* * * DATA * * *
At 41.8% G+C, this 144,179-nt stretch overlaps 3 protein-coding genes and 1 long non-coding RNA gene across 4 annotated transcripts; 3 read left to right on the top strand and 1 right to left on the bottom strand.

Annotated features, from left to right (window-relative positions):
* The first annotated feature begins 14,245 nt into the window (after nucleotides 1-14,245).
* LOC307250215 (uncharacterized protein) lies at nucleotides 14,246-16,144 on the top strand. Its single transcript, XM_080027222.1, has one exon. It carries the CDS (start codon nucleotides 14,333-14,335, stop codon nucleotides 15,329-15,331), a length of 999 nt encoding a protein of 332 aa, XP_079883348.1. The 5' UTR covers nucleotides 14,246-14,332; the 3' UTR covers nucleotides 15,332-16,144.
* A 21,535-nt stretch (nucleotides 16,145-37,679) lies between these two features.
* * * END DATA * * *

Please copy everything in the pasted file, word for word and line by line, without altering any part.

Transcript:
At 41.8% G+C, this 144,179-nt stretch overlaps 3 protein-coding genes and 1 long non-coding RNA gene across 4 annotated transcripts; 3 read left to right on the top strand and 1 right to left on the bottom strand.

Annotated features, from left to right (window-relative positions):
* The first annotated feature begins 14,245 nt into the window (after nucleotides 1-14,245).
* LOC307250215 (uncharacterized protein) lies at nucleotides 14,246-16,144 on the top strand. Its single transcript, XM_080027222.1, has one exon. It carries the CDS (start codon nucleotides 14,333-14,335, stop codon nucleotides 15,329-15,331), a length of 999 nt encoding a protein of 332 aa, XP_079883348.1. The 5' UTR covers nucleotides 14,246-14,332; the 3' UTR covers nucleotides 15,332-16,144.
* A 21,535-nt stretch (nucleotides 16,145-37,679) lies between these two features.